Oval canvas, female figure holding a bowl.

Bust of a Woman Wearing a Turban, c. 1640–42


Oil on canvasexpand_more

The John R. Van Derlip Fundexpand_more  66.38

Not on Viewexpand_more

When Guido Reni died in 1642, he was the most famous artist in Italy, and his sought-after paintings became even more valuable, including those left unfinished. This late work was likely among the incomplete canvases in his studio. As it passed from one princely collection to another before coming here, the woman’s identity continued to be a source of much speculation. A cardinal identified her as Saint Lucy holding a bowl containing her eyes, extracted during her martyrdom. To others, her turban suggested that she was a sibyl, an ancient Roman prophetess, shown reading signs and foretelling omens; or perhaps she was Circe, the sorceress who turned the Greek hero Odysseus’s companions into pigs. A more recent identification is Porcia, the wife of Brutus, Julius Caesar’s assassin, who killed herself by swallowing burning coals. Unfortunately, the artist’s death before the picture’s completion prevents any definitive conclusion about this young woman’s identity.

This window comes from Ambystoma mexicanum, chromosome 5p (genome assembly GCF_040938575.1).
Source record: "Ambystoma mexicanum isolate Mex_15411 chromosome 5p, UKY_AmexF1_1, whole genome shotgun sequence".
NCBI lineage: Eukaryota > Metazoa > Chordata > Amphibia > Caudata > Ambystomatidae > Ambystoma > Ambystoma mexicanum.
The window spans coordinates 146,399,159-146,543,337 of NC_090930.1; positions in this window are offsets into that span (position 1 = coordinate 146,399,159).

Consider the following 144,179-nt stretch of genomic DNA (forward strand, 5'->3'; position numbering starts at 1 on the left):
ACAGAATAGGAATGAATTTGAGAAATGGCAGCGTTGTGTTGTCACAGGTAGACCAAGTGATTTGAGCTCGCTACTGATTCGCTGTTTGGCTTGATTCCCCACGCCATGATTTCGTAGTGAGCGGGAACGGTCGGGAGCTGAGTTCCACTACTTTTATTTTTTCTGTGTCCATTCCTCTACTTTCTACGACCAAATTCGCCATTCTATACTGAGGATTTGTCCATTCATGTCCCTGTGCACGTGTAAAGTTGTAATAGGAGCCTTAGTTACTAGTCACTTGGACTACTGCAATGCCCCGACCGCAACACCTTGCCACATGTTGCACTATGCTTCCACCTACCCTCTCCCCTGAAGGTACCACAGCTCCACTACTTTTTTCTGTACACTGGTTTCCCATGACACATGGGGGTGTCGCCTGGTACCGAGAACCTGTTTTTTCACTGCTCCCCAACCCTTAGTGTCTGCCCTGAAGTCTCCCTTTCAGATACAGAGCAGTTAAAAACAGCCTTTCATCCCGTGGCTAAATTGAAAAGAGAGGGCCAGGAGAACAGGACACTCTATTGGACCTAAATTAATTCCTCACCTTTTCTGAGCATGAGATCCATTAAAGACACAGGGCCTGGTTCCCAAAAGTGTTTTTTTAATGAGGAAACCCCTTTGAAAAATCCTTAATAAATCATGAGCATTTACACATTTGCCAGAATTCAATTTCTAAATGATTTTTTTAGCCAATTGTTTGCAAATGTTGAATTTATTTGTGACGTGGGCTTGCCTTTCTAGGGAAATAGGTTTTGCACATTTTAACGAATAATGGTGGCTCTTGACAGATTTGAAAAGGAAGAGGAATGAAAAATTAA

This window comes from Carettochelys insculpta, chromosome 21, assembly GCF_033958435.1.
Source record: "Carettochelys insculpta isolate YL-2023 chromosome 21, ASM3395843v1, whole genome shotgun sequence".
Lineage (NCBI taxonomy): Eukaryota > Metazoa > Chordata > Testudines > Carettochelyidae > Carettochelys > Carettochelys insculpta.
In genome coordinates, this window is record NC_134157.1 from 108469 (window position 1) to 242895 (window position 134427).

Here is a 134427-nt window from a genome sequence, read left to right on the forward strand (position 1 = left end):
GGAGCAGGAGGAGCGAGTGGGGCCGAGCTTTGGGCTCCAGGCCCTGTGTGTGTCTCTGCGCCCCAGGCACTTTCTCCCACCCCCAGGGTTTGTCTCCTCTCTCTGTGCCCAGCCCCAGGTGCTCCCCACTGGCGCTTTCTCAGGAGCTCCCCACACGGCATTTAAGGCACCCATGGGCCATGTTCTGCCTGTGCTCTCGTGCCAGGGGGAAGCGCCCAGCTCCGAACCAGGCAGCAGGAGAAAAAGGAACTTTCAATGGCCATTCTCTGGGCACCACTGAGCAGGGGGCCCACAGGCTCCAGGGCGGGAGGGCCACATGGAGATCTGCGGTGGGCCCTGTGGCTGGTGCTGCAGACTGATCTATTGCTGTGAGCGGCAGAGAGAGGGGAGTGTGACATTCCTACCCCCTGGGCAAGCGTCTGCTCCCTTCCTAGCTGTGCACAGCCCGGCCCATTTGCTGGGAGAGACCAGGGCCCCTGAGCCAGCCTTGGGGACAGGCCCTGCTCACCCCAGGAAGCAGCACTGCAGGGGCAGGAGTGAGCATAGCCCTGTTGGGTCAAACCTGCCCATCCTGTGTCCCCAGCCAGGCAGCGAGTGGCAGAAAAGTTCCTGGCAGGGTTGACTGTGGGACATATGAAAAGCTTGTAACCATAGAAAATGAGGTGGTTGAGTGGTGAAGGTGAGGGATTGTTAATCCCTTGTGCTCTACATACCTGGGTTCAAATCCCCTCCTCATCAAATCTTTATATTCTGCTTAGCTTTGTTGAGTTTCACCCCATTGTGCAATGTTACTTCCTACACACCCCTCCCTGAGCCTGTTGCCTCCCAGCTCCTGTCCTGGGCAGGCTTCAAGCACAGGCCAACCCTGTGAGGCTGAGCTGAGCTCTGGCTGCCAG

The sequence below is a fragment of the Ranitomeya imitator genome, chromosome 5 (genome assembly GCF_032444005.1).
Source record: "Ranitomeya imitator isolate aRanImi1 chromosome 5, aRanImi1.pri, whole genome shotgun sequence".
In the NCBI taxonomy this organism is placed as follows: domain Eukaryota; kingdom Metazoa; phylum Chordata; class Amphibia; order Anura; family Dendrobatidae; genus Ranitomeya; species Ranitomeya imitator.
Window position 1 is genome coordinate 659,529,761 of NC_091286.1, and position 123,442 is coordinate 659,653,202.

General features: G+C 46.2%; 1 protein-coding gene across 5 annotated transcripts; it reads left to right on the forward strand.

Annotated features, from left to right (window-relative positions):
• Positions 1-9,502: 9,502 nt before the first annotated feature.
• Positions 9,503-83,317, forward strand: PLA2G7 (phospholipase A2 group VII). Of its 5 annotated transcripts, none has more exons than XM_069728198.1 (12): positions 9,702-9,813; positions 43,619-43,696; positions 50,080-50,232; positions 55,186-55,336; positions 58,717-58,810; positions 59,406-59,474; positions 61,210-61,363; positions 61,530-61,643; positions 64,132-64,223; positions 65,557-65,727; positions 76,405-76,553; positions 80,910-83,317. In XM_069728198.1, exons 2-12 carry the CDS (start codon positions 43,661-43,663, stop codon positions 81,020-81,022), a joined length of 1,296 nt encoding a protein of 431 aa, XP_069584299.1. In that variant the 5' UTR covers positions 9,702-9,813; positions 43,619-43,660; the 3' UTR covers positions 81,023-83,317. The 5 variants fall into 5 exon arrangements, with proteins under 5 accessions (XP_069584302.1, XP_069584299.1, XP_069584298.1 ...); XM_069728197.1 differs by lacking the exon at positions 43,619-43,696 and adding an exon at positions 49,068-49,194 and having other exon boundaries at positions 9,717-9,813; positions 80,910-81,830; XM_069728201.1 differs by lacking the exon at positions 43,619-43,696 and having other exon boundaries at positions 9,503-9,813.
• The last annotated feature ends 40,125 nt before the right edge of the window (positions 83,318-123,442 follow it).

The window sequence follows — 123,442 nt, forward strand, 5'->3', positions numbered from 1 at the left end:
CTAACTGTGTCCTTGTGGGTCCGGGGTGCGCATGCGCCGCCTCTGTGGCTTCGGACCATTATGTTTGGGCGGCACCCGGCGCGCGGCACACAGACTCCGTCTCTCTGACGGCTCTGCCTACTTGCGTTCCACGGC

Recent conservation of this picture was made possible by a generous contribution from an anonymous patron through Mia’s Adopt-a-Painting program.


Adopt A Painting

Bust of a Woman Wearing a Turban
Artist Life
(Bologna), 1575–1642
Accession Number
Curator Approved

This record has been reviewed by our curatorial staff but may be incomplete. These records are frequently revised and enhanced. If you notice a mistake or have additional information about this object, please email collectionsdata@artsmia.org.

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Oval canvas, female figure holding a bowl.